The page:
Ashford: Ohio Legislature Threatens Job Growth With Energy Standard Redo
Bucks leading business movement to renewable energy sources
December 06, 2016
 
[ Michael Ashford Home | Michael Ashford Press ]
 
 

State Rep. Michael Ashford (D-Toledo) today criticized the passage of House Bill (HB) 554, saying legislation that changes the state’s energy efficiency standards to unenforceable “goals” through 2019 will harm consumers and jeopardize thousands of manufacturing and development jobs in Ohio’s advanced energy industry. 


“HB 554 freezes the state energy efficiency standards, stops peak demand programs, and will reduce economic development in our state,” said Ashford. “Based on utility reports, Ohio’s energy efficiency standards as established in 2007 were on track to save customers four billion in utility costs over the next decade. Approximately fifteen billion has been invested in infrastructure to provide wind and solar power to communities. The passage of HB 554 sends a negative message to investors.” 


Ohio’s energy efficiency standards were originally passed with overwhelming bipartisan support in 2008. According to various reports, the standards have since saved consumers over $1 billion in energy costs, helped create thousands of jobs in the state’s advanced energy industry, and were on track to reduce an estimated 23 million tons of annual carbon pollution by 2029, helping prevent thousands of lost work days, asthma attacks, heart attacks and premature deaths. 


The nation and world’s leading companies are increasingly turning to renewable energy sources to power their businesses. Some of the largest corporate brands – including Apple, Coca-Cola Enterprises, Facebook, General Motors, Google, Microsoft, Nike, Cincinnati-based Proctor & Gamble, Starbucks, Walmart and more – have all publicly pledged to procure 100 percent of their electricity from renewable energy sources by a certain date in the near future.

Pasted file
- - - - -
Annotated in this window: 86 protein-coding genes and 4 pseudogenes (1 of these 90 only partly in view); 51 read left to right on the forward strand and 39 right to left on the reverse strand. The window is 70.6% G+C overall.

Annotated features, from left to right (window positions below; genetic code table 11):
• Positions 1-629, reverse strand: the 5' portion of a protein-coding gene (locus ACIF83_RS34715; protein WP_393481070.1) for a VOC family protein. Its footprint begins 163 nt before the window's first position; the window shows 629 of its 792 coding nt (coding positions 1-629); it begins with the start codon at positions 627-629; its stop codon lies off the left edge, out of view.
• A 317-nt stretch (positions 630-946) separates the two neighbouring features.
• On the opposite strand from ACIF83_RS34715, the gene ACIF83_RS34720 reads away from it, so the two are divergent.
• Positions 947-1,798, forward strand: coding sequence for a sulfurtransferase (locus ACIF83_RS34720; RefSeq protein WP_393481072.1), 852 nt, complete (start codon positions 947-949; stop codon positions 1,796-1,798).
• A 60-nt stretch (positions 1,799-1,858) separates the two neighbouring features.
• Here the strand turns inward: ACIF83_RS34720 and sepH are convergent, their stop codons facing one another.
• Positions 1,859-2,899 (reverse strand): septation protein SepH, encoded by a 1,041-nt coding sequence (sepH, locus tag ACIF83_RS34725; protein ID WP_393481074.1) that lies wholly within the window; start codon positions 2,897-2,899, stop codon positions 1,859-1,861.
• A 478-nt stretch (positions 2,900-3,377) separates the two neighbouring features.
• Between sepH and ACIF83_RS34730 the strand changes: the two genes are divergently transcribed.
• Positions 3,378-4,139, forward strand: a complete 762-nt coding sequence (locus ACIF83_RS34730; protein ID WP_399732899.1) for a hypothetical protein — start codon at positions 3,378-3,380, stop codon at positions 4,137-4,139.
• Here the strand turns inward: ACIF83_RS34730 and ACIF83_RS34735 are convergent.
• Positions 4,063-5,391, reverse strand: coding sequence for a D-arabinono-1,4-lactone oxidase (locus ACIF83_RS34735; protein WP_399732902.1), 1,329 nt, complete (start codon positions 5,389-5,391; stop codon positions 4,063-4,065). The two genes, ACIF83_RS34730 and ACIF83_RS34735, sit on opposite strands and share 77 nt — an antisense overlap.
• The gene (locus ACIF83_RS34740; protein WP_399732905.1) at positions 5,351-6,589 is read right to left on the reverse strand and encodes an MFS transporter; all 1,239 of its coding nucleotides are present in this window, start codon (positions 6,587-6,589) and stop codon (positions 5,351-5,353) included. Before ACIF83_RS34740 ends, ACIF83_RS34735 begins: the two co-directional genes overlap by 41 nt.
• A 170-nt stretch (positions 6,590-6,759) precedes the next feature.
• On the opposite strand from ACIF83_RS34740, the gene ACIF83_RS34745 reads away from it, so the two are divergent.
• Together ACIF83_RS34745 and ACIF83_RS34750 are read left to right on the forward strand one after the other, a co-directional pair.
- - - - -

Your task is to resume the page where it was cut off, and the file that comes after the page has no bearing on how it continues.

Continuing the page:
Amazon Web Services, Inc., an Amazon.com subsidiary, recently announced plans to build a $300 million wind farm in Hardin County, Ohio, in addition to their 100-megawatt wind farm in nearby Paulding County that is expected to start producing electricity next May. 


“Our neighboring states like Michigan, Indiana, and Pennsylvania have all increased their energy efficiency requirements,” continued Ashford. “We are very proud that the Ohio State University program is one of the four best football teams in the country; however, we should work on improving our status as the 30th state in the country when it comes to implementing quality requirements for energy efficient programs.” 


Thanks to the state energy efficiency standards, Ohio had an opportunity to position itself as a leader in the burgeoning renewable energy industry. The future of the roughly 7,200 Ohio businesses and approximately 89,000 Ohio workers currently supported by Ohio’s clean energy industry is now uncertain following the passage of SB 554.

 
 
 
  
Featured Posts